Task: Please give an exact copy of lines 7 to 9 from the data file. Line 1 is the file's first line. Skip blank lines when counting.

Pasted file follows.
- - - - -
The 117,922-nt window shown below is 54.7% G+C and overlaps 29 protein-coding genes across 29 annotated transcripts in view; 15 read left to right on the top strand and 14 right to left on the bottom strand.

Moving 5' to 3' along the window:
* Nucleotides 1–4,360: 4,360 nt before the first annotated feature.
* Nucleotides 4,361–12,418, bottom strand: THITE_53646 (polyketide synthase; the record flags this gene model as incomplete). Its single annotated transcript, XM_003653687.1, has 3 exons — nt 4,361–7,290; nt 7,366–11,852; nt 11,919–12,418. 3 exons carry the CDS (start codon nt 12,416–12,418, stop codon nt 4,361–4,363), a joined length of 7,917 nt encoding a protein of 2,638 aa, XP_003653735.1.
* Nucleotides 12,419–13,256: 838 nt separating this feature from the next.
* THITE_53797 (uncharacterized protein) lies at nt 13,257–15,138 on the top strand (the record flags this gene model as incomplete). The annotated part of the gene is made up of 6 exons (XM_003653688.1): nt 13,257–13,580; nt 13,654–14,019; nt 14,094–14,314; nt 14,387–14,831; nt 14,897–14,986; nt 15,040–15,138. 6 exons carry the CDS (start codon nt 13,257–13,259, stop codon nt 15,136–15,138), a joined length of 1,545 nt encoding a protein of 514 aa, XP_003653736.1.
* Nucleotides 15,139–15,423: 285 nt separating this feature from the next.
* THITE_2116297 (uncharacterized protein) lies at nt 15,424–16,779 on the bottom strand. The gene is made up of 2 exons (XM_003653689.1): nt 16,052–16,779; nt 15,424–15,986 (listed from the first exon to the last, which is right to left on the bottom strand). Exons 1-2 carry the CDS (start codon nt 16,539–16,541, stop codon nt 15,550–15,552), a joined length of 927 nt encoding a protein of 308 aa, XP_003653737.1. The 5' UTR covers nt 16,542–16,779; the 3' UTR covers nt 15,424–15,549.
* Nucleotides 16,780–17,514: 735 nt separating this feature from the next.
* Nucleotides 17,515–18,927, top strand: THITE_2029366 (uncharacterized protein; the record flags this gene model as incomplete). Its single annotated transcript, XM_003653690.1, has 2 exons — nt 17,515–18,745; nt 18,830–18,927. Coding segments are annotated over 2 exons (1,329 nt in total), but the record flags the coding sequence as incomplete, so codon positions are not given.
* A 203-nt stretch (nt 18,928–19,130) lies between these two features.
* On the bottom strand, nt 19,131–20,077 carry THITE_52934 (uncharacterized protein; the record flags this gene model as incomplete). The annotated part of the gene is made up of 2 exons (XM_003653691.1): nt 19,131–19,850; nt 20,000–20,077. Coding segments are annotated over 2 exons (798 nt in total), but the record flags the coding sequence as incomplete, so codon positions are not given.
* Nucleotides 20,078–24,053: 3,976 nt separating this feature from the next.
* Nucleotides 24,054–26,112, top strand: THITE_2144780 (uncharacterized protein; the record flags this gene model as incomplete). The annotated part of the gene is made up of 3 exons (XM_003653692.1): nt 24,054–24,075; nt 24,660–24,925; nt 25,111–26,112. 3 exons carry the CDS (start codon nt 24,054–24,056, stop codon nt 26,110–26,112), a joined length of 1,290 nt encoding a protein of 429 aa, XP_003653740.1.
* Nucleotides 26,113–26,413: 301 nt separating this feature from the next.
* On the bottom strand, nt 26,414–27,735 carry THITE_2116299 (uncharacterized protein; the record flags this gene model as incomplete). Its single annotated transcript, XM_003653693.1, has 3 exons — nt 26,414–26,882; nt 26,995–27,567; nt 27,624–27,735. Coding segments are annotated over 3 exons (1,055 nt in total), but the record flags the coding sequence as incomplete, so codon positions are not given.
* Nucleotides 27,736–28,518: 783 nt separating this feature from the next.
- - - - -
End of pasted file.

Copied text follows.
* Nucleotides 15,139–15,423: 285 nt separating this feature from the next.
* THITE_2116297 (uncharacterized protein) lies at nt 15,424–16,779 on the bottom strand. The gene is made up of 2 exons (XM_003653689.1): nt 16,052–16,779; nt 15,424–15,986 (listed from the first exon to the last, which is right to left on the bottom strand). Exons 1-2 carry the CDS (start codon nt 16,539–16,541, stop codon nt 15,550–15,552), a joined length of 927 nt encoding a protein of 308 aa, XP_003653737.1. The 5' UTR covers nt 16,542–16,779; the 3' UTR covers nt 15,424–15,549.
* Nucleotides 16,780–17,514: 735 nt separating this feature from the next.